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You Don't Know JS: Scope & Closures by Kyle Simpson

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Preface

I’m sure you noticed, but “JS” in the book series title is not an abbreviation for words used to curse about JavaScript, though cursing at the language’s quirks is something we can probably all identify with!

From the earliest days of the Web, JavaScript has been a foundational technology that drives interactive experience around the content we consume. While flickering mouse trails and annoying pop-up prompts may be where JavaScript started, nearly two decades later, the technology and capability of JavaScript has grown many orders of magnitude, and few doubt its importance at the heart of the world’s most widely available software platform: the Web.

But as a language, it has perpetually been a target for a great deal of criticism, owing partly to its heritage but even more to its design philosophy. Even the name evokes, as Brendan Eich once put it, “dumb kid brother” status next to its more mature older brother, Java. But the name is merely an accident of politics and marketing. The two languages are vastly different in many important ways. “JavaScript” is as related to “Java” as “Carnival” is to “Car.”

Because JavaScript borrows concepts and syntax idioms from several languages, including proud C-style procedural roots as well as subtle, less obvious Scheme/Lisp-style functional roots, it is exceedingly approachable to a broad audience of developers, even those with just little to no programming experience. The “Hello World” of JavaScript is so simple that the language is inviting and easy to get comfortable with in early exposure.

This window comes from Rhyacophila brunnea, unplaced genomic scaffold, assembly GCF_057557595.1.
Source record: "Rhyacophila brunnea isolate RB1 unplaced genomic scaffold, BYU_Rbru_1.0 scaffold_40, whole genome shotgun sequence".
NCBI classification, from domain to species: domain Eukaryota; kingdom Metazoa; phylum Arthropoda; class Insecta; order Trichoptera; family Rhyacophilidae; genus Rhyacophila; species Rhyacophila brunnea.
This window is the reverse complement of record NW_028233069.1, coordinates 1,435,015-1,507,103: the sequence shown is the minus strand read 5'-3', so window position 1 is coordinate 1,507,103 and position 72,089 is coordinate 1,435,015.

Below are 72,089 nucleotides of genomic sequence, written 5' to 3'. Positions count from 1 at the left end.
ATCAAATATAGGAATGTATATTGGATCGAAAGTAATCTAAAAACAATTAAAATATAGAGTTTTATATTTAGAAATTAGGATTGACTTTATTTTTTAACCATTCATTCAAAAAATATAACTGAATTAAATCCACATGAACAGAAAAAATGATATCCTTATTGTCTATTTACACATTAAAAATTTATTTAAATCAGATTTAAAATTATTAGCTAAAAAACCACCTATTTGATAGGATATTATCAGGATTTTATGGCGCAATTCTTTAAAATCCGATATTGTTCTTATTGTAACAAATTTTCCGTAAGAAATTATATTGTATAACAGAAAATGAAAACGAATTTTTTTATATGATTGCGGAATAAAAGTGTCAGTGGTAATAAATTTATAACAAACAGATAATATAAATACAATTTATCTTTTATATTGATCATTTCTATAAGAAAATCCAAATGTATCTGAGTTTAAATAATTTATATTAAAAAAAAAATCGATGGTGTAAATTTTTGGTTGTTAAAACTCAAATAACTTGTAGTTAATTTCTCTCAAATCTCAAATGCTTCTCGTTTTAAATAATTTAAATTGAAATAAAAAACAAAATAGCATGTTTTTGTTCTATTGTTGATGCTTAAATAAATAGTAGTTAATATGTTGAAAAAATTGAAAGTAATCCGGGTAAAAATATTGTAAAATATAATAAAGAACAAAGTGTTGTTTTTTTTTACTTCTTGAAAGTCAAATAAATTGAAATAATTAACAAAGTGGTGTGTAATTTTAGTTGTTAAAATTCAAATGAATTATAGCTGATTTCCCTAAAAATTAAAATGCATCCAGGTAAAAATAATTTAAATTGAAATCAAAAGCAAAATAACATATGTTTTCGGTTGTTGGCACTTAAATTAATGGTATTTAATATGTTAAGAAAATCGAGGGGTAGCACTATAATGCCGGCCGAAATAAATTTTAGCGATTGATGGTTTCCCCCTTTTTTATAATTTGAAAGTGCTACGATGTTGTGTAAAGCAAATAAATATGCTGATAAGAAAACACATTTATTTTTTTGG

While JavaScript is perhaps one of the easiest languages to get up and running with, its eccentricities make solid mastery of the language a vastly less common occurrence than in many other languages. Where it takes a pretty in-depth knowledge of a language like C or C++ to write a full-scale program, full-scale production JavaScript can, and often does, barely scratch the surface of what the language can do.

Sophisticated concepts that are deeply rooted into the language tend instead to surface themselves in seemingly simplistic ways, such as passing around functions as callbacks, which encourages the JavaScript developer to just use the language as-is and not worry too much about what’s going on under the hood.

It is simultaneously a simple, easy-to-use language that has broad appeal and a complex and nuanced collection of language mechanics that without careful study will elude true understanding even for the most seasoned of JavaScript developers.

Therein lies the paradox of JavaScript, the Achilles’ heel of the language, the challenge we are presently addressing. Because JavaScript can be used without understanding, the understanding of the language is often never attained.

Mission

If at every point that you encounter a surprise or frustration in JavaScript, your response is to add it to the blacklist, as some are accustomed to doing, you soon will be relegated to a hollow shell of the richness of JavaScript.

While this subset has been famoulsy dubbed “The Good Parts,” I would implore you, dear reader, to instead consider it the “The Easy Parts,” “The Safe Parts,” or even “The Incomplete Parts.”

This “You Don’t Know JavaScript” book series offers a contrary challenge: learn and deeply understand all of JavaScript, even and especially “The Tough Parts.”

Here, we address head on the tendency of JS developers to learn “just enough” to get by, without ever forcing themselves to learn exactly how and why the language behaves the way it does. Furthermore, we eschew the common advice to retreat when the road gets rough.